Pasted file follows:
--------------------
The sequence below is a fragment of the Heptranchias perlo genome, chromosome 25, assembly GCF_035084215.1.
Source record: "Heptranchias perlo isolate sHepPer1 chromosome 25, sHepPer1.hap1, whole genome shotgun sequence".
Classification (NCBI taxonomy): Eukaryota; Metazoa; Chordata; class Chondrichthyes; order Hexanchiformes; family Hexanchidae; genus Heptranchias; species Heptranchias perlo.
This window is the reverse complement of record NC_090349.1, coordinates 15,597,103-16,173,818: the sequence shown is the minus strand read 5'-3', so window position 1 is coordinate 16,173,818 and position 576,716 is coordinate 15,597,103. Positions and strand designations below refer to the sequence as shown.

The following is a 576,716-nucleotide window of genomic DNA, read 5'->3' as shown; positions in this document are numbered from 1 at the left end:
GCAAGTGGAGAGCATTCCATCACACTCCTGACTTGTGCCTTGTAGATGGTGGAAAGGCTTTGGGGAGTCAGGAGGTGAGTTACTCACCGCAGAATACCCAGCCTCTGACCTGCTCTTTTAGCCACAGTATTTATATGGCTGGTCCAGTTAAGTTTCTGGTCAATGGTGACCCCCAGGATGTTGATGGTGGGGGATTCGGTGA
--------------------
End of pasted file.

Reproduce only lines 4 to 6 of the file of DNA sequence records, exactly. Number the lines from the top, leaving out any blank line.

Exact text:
This window is the reverse complement of record NC_090349.1, coordinates 15,597,103-16,173,818: the sequence shown is the minus strand read 5'-3', so window position 1 is coordinate 16,173,818 and position 576,716 is coordinate 15,597,103. Positions and strand designations below refer to the sequence as shown.

The following is a 576,716-nucleotide window of genomic DNA, read 5'->3' as shown; positions in this document are numbered from 1 at the left end:
GCAAGTGGAGAGCATTCCATCACACTCCTGACTTGTGCCTTGTAGATGGTGGAAAGGCTTTGGGGAGTCAGGAGGTGAGTTACTCACCGCAGAATACCCAGCCTCTGACCTGCTCTTTTAGCCACAGTATTTATATGGCTGGTCCAGTTAAGTTTCTGGTCAATGGTGACCCCCAGGATGTTGATGGTGGGGGATTCGGTGA